1. In the present case, the costs shall be borne by the Respondent alone in line with Article 19.2 of the FAT Rules, as the Claimant has been awarded its claim in its entirety and there is no indication that either the financial resources of the parties or any other circumstance compels otherwise.
  2. Moreover, the Arbitrator wishes to note that, given the above allocation, there is no need to take into account the handling fee when allocating the costs of the arbitration to the parties as provided for by Article 19.1(2) of the FAT Rules.
    1. Given that the Claimant has paid the totality of the Advance on Costs of EUR 10,000.00 as fixed by the Arbitrator, the Arbitrator decides that:
      1. the FAT shall reimburse EUR 7,600.00. to the Claimant;
      2. the Respondent shall pay to the Claimant EUR 2,400.00, being the difference between the costs advanced by the Claimant and the amount which is going to be reimbursed to him by the FAT.

(iii) Furthermore, the Arbitrator considers it adequate that Claimant is entitled to the payment of a contribution towards his legal fees and other expenses (Article 19.3 of the FAT Rules). Since in the case at hand the payment by Claimant of the nonreimbursable handling fee was not taken into account when allocating the costs of the arbitration, the Arbitrator considers it adequate to take into account the non-reimbursable fee when assessing the expenses incurred by Claimant in connection with these proceedings. After having reviewed and assessed the submissions by Claimant, the Arbitrator fixes the contribution towards the legal fees and expenses of Claimant at EUR 5,000.00.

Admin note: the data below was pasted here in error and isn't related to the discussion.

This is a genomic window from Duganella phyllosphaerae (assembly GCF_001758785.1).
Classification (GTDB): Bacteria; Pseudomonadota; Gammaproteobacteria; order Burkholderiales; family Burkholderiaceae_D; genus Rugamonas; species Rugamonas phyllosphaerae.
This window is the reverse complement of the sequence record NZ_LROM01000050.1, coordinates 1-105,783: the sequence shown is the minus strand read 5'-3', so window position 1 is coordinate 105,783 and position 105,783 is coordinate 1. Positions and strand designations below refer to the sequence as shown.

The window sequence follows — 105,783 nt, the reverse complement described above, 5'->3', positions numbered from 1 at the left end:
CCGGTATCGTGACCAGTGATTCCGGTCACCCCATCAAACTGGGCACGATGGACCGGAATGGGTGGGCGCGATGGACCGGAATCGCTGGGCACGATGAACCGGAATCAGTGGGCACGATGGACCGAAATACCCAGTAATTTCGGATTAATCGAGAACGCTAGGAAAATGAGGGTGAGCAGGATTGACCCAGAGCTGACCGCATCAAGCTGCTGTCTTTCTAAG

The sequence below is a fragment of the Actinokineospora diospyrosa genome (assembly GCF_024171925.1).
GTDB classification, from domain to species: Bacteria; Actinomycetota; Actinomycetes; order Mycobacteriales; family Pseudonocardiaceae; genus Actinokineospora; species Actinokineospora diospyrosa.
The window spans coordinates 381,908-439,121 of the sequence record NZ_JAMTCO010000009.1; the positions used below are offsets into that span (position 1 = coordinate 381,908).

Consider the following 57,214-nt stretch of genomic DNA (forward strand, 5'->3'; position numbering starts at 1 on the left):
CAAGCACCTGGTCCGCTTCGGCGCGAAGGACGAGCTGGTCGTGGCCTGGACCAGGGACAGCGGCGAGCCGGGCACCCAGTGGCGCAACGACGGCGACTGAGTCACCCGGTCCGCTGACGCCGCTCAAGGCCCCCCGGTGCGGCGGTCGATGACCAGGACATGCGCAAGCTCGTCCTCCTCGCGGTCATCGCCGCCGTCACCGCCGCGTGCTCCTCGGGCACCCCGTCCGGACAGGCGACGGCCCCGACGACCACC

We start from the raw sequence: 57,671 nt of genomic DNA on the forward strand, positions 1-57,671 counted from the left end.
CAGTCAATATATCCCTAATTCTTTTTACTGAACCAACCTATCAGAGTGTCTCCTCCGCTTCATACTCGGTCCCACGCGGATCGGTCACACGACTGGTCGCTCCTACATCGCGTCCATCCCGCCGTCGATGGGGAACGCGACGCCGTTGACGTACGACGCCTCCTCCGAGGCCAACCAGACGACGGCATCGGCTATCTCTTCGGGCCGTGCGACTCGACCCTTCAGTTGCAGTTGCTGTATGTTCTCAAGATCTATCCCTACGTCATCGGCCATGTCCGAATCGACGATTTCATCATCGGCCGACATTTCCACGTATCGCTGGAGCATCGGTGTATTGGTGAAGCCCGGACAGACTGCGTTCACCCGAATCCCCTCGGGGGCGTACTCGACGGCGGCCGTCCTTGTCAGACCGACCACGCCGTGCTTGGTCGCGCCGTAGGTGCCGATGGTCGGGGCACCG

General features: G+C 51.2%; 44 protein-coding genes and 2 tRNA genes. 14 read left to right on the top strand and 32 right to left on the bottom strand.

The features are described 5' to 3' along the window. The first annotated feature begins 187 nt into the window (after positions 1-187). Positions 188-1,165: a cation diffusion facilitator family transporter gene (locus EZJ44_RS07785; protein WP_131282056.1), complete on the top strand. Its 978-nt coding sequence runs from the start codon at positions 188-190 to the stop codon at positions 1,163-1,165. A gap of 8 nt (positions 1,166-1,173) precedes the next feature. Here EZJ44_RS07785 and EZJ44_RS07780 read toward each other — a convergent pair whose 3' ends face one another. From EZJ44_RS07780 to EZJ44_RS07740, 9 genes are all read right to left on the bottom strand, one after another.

8. Interest

  1. Claimant also requests payment of interests at the “applicable Swiss statutory rate, starting from the 20th May 2008”.
    1. The Agreement does not contain an obligation to pay default interests if a payment is due. Payment of interests is a customary and necessary compensation for late payment and there is no reason why Claimant should not be awarded interests. Failing any explicit indication on the applicable interest rate, deciding ex aequo et bono, the Arbitrator concurs with the Claimant and takes recourse to the legal interest rate at the
    2. place of arbitration which amounts to 5%9.
  2. The Arbitrator considers that the appropriate date for the interest to become payable from is 20 May 2008 and therefore finds that interest at the applicable rate of 5% on the amount of EUR 108,115.00 becomes payable from 20 May 2008 on.

Art. 104.1 Swiss Code of Obligation: If an obligor is in default as to the payment of a financial debt, he shall pay default interest at five percent per annum, even if the contract provides for a lower rate.

9. AWARD

For the reasons set forth above, the Arbitrator decides as follows:

  1. MBC Dynamo Moscow shall pay to Milos Vujanic EUR 108,115.00 plus interests of 5% p.a. since 20 May 2008.
  2. MBC Dynamo Moscow shall pay to Milos Vujanic EUR 2,400.00 as reimbursement of the Advance on Costs for the arbitration.
  3. MBC Dynamo Moscow shall pay to Milos Vujanic EUR 5,000.00 as a contribution towards Milos Vujanic’s legal fees and expenses.

Geneva, 12 May 2009

Stephan Netzle (Arbitrator)

Notice about Appeals Procedure

cf. Article 17 of the FAT Rules which reads as follows:

17. Appeal

Awards of the FAT can only be appealed to the Court of Arbitration for Sport (CAS), Lausanne, Switzerland and any such appeal must be lodged with CAS within 21 days from the communication of the award. The CAS shall decide the appeal ex aequo et bono and in accordance with the Code of Sports-related Arbitration, in particular the Special Provisions Applicable to the Appeal Arbitration Procedure.”